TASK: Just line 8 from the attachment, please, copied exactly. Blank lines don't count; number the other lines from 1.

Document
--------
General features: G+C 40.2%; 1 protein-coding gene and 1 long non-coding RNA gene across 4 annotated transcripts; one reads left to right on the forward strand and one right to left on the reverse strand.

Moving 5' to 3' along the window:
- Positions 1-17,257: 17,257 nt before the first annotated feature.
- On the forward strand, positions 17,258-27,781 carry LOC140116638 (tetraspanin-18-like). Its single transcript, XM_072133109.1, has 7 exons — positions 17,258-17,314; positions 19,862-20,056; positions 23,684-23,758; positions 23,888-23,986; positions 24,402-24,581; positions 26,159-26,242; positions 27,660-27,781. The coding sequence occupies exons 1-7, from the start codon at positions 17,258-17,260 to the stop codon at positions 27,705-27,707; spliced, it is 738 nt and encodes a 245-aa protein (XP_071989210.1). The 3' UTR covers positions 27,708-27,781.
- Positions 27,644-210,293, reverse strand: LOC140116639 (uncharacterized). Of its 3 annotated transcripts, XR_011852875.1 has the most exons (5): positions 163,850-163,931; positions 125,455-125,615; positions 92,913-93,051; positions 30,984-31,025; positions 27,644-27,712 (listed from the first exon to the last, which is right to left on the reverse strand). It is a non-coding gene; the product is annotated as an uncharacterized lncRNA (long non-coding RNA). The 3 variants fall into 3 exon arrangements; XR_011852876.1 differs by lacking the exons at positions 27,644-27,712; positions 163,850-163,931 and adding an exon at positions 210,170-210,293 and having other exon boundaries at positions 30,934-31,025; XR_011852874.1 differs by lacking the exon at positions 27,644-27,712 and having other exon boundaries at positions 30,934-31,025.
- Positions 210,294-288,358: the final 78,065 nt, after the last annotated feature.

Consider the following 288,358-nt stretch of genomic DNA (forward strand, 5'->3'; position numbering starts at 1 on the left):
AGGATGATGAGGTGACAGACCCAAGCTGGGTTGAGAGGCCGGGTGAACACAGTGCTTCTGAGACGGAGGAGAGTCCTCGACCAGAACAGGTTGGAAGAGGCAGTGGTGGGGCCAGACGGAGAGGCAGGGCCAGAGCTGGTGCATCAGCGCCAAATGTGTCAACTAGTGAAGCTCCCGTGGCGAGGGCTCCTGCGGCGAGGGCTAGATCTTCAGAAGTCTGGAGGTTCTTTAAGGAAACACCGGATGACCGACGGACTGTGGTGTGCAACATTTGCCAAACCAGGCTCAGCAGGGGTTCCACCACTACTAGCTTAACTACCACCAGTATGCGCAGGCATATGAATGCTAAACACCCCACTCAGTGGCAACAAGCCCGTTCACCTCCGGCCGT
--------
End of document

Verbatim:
AGGATGATGAGGTGACAGACCCAAGCTGGGTTGAGAGGCCGGGTGAACACAGTGCTTCTGAGACGGAGGAGAGTCCTCGACCAGAACAGGTTGGAAGAGGCAGTGGTGGGGCCAGACGGAGAGGCAGGGCCAGAGCTGGTGCATCAGCGCCAAATGTGTCAACTAGTGAAGCTCCCGTGGCGAGGGCTCCTGCGGCGAGGGCTAGATCTTCAGAAGTCTGGAGGTTCTTTAAGGAAACACCGGATGACCGACGGACTGTGGTGTGCAACATTTGCCAAACCAGGCTCAGCAGGGGTTCCACCACTACTAGCTTAACTACCACCAGTATGCGCAGGCATATGAATGCTAAACACCCCACTCAGTGGCAACAAGCCCGTTCACCTCCGGCCGT